Five years since a Saudi-led coalition of Arab states launched a military intervention against Houthi rebels in Yemen, the movement continues to make advances in the country’s north.
In recent weeks the group has taken control of territory in Jawf province including its main city of Hazm, which lies northeast of the capital, Sanaa, while it has also pushed into parts of the resource-rich Marib province, the last stronghold of Yemen’s internationally recognised government in the north.
Splits in coalition
The Houthi grip on Sanaa and the northern highlands appears fairly secure but the group has few domestic allies, having fought against most of the other major factions in Yemen, including Hadi loyalists, southern separatists, pro-Islah party militias, and loyalists of the former president Ali Abdullah Saleh.
Saleh helped the Houthis take control of Sanaa in 2014 but was killed in December 2017 by Houthi fighters, who suspected that he was preparing to ally with the Saudi-led coalition.
His death marked the end of a brief period of fighting between the Houthis and forces loyal to the former leader, and perhaps the last real opportunity for the Saudi-led coalition to defeat the Houthis in their northern stronghold.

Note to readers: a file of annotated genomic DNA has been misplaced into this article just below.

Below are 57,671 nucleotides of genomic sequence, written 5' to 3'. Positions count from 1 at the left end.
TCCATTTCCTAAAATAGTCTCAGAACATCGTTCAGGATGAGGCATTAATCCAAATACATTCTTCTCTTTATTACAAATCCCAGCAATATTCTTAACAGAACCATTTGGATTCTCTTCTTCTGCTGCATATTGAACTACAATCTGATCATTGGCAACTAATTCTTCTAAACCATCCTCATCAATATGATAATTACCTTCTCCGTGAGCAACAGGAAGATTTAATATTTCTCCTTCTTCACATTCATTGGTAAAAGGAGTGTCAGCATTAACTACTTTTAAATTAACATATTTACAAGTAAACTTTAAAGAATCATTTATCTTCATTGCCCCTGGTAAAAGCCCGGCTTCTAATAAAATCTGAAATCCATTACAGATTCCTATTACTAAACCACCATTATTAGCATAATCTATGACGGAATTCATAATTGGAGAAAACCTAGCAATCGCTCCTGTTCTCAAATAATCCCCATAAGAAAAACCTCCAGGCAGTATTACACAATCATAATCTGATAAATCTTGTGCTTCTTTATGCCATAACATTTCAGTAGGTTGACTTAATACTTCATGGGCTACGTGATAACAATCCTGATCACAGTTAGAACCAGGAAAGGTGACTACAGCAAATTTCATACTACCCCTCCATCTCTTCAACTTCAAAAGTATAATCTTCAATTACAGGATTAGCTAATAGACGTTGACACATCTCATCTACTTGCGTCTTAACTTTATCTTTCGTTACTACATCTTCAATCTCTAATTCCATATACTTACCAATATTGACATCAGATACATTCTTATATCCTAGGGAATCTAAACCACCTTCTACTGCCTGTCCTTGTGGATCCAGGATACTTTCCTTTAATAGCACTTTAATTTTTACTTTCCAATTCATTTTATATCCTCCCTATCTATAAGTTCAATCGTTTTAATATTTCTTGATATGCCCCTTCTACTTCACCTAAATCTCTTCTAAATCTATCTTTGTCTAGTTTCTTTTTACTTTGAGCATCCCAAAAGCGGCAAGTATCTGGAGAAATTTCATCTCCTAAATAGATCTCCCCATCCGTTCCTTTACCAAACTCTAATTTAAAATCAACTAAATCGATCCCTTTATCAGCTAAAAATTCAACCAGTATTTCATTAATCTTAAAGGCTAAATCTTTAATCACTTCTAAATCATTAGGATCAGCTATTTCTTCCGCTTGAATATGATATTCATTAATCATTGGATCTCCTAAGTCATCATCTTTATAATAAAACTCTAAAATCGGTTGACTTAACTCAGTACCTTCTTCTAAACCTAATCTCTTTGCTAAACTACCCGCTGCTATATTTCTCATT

While Saleh’s death led to some coalescence of non-Houthi forces around the coalition Hadi’s government, the anti-Houthi alliance was weak and has since fractured.
When the coalition advanced on the Houthi-held port city of Hodeidah in the second half of 2018, it seemed likely to result in a military victory for the alliance, but international fears that the fighting would cause a humanitarian catastrophe allowed diplomatic pressure stopped the advance.
Since then, anti-Houthi forces have turned their guns on each other, as divisions between officially allied groups played out in.
The secessionist Southern Transitional Council (STC), a UAE-backed group that has widespread support across southern Yemen, forced government forces out of its temporary capital of Aden in August 2019.
This led to the worst fighting between anti-Houthi forces since the beginning of the war, as clashes spread across southern Yemen. It also led to increasingly apparent divisions between Saudi Arabia and the UAE, who supported the government and the STC, respectively.
A Saudi-brokered agreement in November 2019 was supposed to bring the two sides back together, but has yet to be implemented fully.
“The anti-Houthi alliance on the ground has deep ideological differences that may not be easy to overcome,” said Fatima Abo Alasrar, a non-resident scholar at the Middle East Institute.
“Hadi’s government will have to quickly incentivise other factions to unite their efforts under one banner, but this might be too ambitious to expect at this stage of Yemen’s conflict.”
The STC itself is still adamant that it will not back away from pushing for southern secession.